The following Sicha is about the difficulties of translation itself. The act of translation assumes that for every word in one language, equivalents can be found in another. But this may be untrue, especially when we are dealing with ideas that are central and unique to Judaism. We may then fall into the error of equating a Jewish idea with one drawn from another culture when the two are in fact dissimilar, even opposite. This is the case with the three words constantly on our minds during the Ten Days of Teshuvah. In English they are repentance, prayer and charity. How far these differ from their Jewish counterparts—teshuvah, tefillah and tzedakah—the Rebbe emphatically explains.
1. The Service of the Ten Days
We express the hope that on Rosh Hashanah G-d blessed us with a “good and sweet year” to come, a year made fruitful by children, health and sustenance.
But there is no limit to goodness and blessing. Thus, during the Ten Days of Teshuvah we have the opportunity through our service, to cause G-d to grant us yet greater benefits from His “full and expansive hand.”
What is this service? It is, as we say in our prayers, “repentance, prayer and charity” which avert evil and bring the good. But the words “repentance, prayer and charity” are misleading. By thus translating the Hebrew terms teshuvah, tefillah and tzedakah, we are led into a false comparison of these three elements of the religious life as they exist in Judaism and outside it.
In fact, there are crucial differences. Teshuvah is not repentance. Tefillah is not prayer. And tzedakah is not charity.
2. Teshuvah and Repentance
“Repentance” in Hebrew is not teshuvah but charatah. Not only are these two terms not synonymous. They are opposites.
Charatah implies remorse or a feeling of guilt about the past and an intention to behave in a completely new way in the future. The person decides to become “a new man.” But teshuvah means “returning” to the old, to one’s original nature. Underlying the concept of teshuvah is the fact that the Jew is, in essence, good. Desires or temptations may deflect him temporarily from being himself, being true to his essence. But the bad that he does is not part of, nor does it affect, his real nature. Teshuvah is a return to the self. While repentance involves dismissing the past and starting anew, teshuvah means going back to one’s roots in G-d and exposing them as one’s true character.
For this reason, while the righteous have no need to repent, and the wicked may be unable to, both may do teshuvah.1 The righteous, though they have never sinned, have constantly to strive to return to their innermost. And the wicked, however distant they are from G-d, can always return, for teshuvah does not involve creating anything new, only rediscovering the good that was always within them.
3. Tefillah and Prayer
“Prayer” in Hebrew is not tefillah but bakashah. And again these terms are opposites. Bakashah means to pray, request, beseech. But tefillah means, to attach oneself.2
In bakashah the person asks G-d to provide him, from above, with what he lacks. Therefore when he is not in need of anything, or feels no desire for a gift from above, bakashah becomes redundant.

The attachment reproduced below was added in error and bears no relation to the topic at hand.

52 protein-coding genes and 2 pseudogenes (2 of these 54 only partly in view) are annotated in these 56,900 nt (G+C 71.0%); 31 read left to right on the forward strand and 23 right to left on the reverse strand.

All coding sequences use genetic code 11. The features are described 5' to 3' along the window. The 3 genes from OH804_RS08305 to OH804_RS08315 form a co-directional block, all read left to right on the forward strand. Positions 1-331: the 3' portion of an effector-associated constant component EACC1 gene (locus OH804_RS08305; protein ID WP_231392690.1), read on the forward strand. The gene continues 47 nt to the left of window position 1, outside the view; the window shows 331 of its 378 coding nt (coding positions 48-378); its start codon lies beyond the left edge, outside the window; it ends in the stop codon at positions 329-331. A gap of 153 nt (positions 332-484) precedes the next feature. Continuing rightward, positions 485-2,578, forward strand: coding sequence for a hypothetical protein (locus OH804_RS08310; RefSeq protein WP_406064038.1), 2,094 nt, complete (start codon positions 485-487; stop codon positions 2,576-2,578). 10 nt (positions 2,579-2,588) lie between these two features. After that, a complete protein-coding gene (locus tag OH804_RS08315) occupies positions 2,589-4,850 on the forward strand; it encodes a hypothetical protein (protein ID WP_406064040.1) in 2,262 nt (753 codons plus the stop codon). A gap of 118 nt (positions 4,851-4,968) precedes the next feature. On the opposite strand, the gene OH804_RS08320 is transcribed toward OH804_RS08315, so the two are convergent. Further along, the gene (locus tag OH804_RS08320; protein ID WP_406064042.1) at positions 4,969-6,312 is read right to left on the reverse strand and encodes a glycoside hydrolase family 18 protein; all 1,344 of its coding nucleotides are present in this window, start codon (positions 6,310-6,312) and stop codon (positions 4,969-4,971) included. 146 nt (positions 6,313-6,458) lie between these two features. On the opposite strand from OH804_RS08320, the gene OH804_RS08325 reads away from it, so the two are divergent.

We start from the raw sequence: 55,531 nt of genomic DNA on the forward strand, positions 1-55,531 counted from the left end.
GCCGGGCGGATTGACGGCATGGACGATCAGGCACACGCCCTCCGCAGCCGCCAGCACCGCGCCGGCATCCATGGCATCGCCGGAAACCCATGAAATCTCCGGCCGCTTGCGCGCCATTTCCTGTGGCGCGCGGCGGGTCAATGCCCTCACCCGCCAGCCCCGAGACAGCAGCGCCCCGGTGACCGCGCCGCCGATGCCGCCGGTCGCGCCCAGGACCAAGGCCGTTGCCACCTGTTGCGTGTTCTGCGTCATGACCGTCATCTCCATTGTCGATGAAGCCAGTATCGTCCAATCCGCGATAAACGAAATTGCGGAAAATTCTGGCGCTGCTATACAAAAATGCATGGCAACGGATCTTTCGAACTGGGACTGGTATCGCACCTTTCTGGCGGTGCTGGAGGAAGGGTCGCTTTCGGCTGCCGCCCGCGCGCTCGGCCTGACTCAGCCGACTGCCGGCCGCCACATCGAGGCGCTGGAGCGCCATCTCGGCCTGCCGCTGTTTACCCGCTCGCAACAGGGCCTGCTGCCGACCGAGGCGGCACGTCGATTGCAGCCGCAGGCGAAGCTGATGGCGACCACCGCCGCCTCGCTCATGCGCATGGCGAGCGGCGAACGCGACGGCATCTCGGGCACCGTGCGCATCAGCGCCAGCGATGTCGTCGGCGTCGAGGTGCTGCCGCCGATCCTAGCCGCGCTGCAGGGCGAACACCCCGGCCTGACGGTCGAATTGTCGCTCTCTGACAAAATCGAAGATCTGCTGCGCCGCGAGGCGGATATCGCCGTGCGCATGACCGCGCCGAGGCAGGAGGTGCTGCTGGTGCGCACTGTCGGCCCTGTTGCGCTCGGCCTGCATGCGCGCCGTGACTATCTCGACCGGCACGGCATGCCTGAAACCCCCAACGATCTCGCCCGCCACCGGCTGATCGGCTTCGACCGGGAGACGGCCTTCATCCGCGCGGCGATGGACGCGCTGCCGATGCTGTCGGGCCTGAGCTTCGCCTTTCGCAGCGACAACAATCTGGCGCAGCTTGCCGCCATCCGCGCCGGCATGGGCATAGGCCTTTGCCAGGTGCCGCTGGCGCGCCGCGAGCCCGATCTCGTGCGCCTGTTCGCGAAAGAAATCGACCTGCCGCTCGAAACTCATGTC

But in tefillah the person seeks to attach himself to G-d. It is a movement from below, from man, reaching towards G-d. And this is something appropriate to everyone and at every time.
The Jewish soul has a bond with G-d. But it also inhabits a body, whose preoccupation with the material world may attenuate that bond. So it has constantly to be strengthened and renewed. This is the function of tefillah. And it is necessary for every Jew. For while there may be those who do not lack anything and thus have nothing to request of G-d, there is no-one who does not need to attach himself to the source of all life.
4. Tzedakah and Charity
The Hebrew for “charity” is not tzedakah but chessed. And again these two words have opposite meanings.
Chessed, charity, implies that the recipient has no right to the gift and that the donor is under no obligation to give it. He gives it gratuitously, from the goodness of his heart. His act is a virtue rather than a duty.
On the other hand tzedakah means righteousness or justice. The implication is that the donor gives because it is his duty. For, firstly, everything in the world belongs ultimately to G-d. A man’s possessions are not his by right. Rather, they are entrusted to him by G-d, and one of the conditions of that trust is that he should give to those who are in need. Secondly, a man has a duty to act towards others as he asks G-d to act towards him. And as we ask G-d for His blessings though He owes us nothing and is under no obligation, so we are bound in justice to give to those who ask us, even though we are in no way in their debt. In this way we are rewarded: Measure for measure. Because we give freely, G-d gives freely to us.
This applies in particular to the tzedakah which is given to support the institutions of Torah learning. For everyone who is educated in these institutions is a future foundation of a house in Israel, and a future guide to the coming generation. This will be the product of his tzedakah—and his act is the measure of his reward.
5. Three Paths
These are the three paths which lead to a year “written and sealed” for good.
By returning to one’s innermost self (teshuvah), by attaching oneself to G-d (tefillah) and by distributing one’s possessions with righteousness (tzedakah), one turns the promise of Rosh Hashanah into the abundant fulfillment of Yom Kippur: A year of sweetness and plenty.
(Source: Likkutei Sichot, Vol. II pp. 409-411)
|1.||Cf. Kuntres Bikkur Chicago, p. 23.|
|2.||Cf. Rashi, Bereishit 30:8; Or Hatorah, Vayechi, 380a.|